Center for Indian Law & Policy

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Indian Law Classes

Federal Indian Law

Federal Indian Law is a survey course introducing students to the special federal statutes and court decisions governing the unique legal status of Indian tribes, Indian individuals, and Indian property. The course provides an overview of the history of federal Indian policy and legal development. It introduces the student to the interpretation of treaty rights; tribal sovereignty; federal, state, and tribal jurisdiction in Indian country; special rules regarding environmental protection of resources of importance to tribes; the disposition on Indian child custody matters; Indian gaming; and other matters of increasing importance to the practice of law in areas such as Washington State where a significant tribal presence exists.

Indian Law and Natural Resources

Indian tribes have traditionally relied upon the natural resources for their personal, economic, cultural and religious well-being. Although ownership and access to those resources has been reduced over time, Indian tribes continue to own, and have rights to, a wide range of natural resources. Tribal management of natural resources have, in some instances, become models of wise use, protection and enhancement. This course will explore the basis for tribal ownership of, and rights to, natural resources; the nature and extent of those rights today; tribal managements of those resources; the interface and conflicts among tribal, state and federal agencies over the use and management of these resources; and the implication of selected federal statutes. Guest speakers will give presentations over the course of the semester.; A paper will be required in lieu of a final exam.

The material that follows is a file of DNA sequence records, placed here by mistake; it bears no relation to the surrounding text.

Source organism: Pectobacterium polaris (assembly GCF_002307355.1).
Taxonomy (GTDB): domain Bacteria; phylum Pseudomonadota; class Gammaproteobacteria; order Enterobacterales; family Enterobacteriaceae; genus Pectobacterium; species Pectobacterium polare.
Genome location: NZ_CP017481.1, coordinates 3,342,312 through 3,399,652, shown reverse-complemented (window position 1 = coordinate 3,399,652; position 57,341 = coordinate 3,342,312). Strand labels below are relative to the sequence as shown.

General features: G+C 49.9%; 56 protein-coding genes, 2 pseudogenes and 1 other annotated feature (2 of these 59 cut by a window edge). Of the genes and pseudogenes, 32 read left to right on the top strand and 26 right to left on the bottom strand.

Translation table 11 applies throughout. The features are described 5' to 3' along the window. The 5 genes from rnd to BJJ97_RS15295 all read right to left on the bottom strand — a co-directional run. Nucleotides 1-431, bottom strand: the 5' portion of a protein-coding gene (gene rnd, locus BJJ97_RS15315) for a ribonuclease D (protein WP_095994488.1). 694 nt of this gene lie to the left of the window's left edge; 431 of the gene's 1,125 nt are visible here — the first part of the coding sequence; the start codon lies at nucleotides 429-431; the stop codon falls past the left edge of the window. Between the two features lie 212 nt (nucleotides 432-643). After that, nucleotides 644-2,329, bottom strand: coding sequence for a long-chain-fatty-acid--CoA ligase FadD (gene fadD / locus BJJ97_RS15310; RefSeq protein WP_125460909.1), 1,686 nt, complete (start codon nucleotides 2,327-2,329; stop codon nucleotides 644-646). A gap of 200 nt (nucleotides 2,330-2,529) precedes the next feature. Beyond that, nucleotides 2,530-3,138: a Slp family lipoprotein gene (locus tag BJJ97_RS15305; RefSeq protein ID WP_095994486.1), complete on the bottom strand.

Contemporary Issues in Indian Law

This seminar will explore and analyze the changes that are occurring in Indian law as a result of decisions by the U.S. Supreme Court and statutes enacted by the U.S. Congress. Indian law is among the oldest and most complex areas of federal law. Unlike many other areas of federal law, it undergoes periodic change that reflects shifting federal policies, the conflicts between tribal governments and other units of government and the ever changing economic and social environment both on and off of Indian lands. The course will offer a framework for understanding the changes in Indian law through an analysis of the foundational doctrines of Indian law and the way in which the courts and the Congress are applying those doctrines to shape contemporary Indian law and policy and resolve disputes involving Indian tribes. The content of the course will reflect current developments in areas such as the trust responsibility; protection of cultural resources; religious freedom; taxation; business activities; land status; regulation of the environment; tribal, state and federal civil and criminal.